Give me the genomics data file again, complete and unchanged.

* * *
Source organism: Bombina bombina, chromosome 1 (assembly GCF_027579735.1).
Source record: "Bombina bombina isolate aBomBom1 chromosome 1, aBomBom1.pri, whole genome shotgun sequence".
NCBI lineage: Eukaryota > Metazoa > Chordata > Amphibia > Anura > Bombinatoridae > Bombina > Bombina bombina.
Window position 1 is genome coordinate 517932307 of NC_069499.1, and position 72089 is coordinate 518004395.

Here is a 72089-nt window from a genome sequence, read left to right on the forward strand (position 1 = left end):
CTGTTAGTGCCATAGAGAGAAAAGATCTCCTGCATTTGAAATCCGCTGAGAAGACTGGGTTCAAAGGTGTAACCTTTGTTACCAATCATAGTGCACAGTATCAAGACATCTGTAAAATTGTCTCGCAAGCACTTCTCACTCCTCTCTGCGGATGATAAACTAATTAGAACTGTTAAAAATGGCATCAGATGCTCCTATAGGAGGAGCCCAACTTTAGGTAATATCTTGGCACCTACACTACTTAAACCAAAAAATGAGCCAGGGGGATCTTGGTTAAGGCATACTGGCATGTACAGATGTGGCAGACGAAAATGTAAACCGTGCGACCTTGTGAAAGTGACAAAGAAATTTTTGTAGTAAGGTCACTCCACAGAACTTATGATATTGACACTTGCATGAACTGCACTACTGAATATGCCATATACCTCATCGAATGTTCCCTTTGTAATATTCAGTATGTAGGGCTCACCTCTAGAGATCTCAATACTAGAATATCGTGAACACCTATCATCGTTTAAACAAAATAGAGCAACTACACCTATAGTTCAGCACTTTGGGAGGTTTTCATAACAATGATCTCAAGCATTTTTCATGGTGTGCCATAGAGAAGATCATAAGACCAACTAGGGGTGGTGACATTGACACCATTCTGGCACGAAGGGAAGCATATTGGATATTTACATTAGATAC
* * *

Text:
Source organism: Bombina bombina, chromosome 1 (assembly GCF_027579735.1).
Source record: "Bombina bombina isolate aBomBom1 chromosome 1, aBomBom1.pri, whole genome shotgun sequence".
NCBI lineage: Eukaryota > Metazoa > Chordata > Amphibia > Anura > Bombinatoridae > Bombina > Bombina bombina.
Window position 1 is genome coordinate 517932307 of NC_069499.1, and position 72089 is coordinate 518004395.

Here is a 72089-nt window from a genome sequence, read left to right on the forward strand (position 1 = left end):
CTGTTAGTGCCATAGAGAGAAAAGATCTCCTGCATTTGAAATCCGCTGAGAAGACTGGGTTCAAAGGTGTAACCTTTGTTACCAATCATAGTGCACAGTATCAAGACATCTGTAAAATTGTCTCGCAAGCACTTCTCACTCCTCTCTGCGGATGATAAACTAATTAGAACTGTTAAAAATGGCATCAGATGCTCCTATAGGAGGAGCCCAACTTTAGGTAATATCTTGGCACCTACACTACTTAAACCAAAAAATGAGCCAGGGGGATCTTGGTTAAGGCATACTGGCATGTACAGATGTGGCAGACGAAAATGTAAACCGTGCGACCTTGTGAAAGTGACAAAGAAATTTTTGTAGTAAGGTCACTCCACAGAACTTATGATATTGACACTTGCATGAACTGCACTACTGAATATGCCATATACCTCATCGAATGTTCCCTTTGTAATATTCAGTATGTAGGGCTCACCTCTAGAGATCTCAATACTAGAATATCGTGAACACCTATCATCGTTTAAACAAAATAGAGCAACTACACCTATAGTTCAGCACTTTGGGAGGTTTTCATAACAATGATCTCAAGCATTTTTCATGGTGTGCCATAGAGAAGATCATAAGACCAACTAGGGGTGGTGACATTGACACCATTCTGGCACGAAGGGAAGCATATTGGATATTTACATTAGATAC